Friday, March 31, 2006

Debt expiration dates

Many years ago, I made the brief mistake of subscribing to the Science Fiction Book Club to score some free books. This quickly got annoying, as they would send me their monthly selection every few weeks unless I remembered to send in an "aiee, no, don't send!" slip. I would then have to return the shipped book. Not infrequently, they would fail to log my return. I cancelled my subscription as quickly as I could.

My final return never got logged, and about a year after I ended my subscription I got my first collection letter. In classic collection agency-letter form, this was followed by a barrage of increasingly nastier missives, vaguely suggesting dire consequences if I didn't make right my debt. Said debt was around $18. I figured they would eventually go away, and they did, but it was a few years before the letters dried up entirely.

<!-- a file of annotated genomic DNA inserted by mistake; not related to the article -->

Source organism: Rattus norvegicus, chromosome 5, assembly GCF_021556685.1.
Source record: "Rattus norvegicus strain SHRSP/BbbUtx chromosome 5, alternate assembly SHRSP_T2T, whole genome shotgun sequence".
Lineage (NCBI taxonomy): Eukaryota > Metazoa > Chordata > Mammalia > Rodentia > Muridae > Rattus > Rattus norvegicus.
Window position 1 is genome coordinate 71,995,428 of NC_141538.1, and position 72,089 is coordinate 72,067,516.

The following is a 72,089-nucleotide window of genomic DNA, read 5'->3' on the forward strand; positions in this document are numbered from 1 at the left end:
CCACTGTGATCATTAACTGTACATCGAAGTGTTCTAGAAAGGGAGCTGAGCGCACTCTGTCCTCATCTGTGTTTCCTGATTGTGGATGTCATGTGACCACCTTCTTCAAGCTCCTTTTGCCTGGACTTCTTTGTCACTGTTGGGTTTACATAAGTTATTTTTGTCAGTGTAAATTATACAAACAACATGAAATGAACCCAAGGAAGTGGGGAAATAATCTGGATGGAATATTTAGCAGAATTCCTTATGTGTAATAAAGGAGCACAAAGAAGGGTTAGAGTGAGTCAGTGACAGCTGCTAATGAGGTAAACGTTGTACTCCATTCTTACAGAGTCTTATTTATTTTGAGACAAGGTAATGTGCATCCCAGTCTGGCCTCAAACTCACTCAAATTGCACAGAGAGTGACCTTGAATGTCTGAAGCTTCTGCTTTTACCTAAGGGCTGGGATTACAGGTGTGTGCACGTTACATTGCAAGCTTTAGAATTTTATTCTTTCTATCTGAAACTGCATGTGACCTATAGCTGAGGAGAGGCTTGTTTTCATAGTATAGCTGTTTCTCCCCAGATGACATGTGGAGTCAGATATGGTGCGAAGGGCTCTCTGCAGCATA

Cleaning out some old mail a few weeks ago turned up one of those letters, which got me wondering: What's the statute of limitations on debt? Surely, at some point, creditors lose the right to come after you with sharp, pointy lawsuits and credit-record nastygrams.

And lo and behold, they do, thanks to the Fair Debt Collection Practices Act. The law mandates how collection agencies can contact alleged debtors, and also forbids chasing debt that's beyond the statute of limitations. Those vary by state, but Bankrate has a nifty chart that offers a good starting point.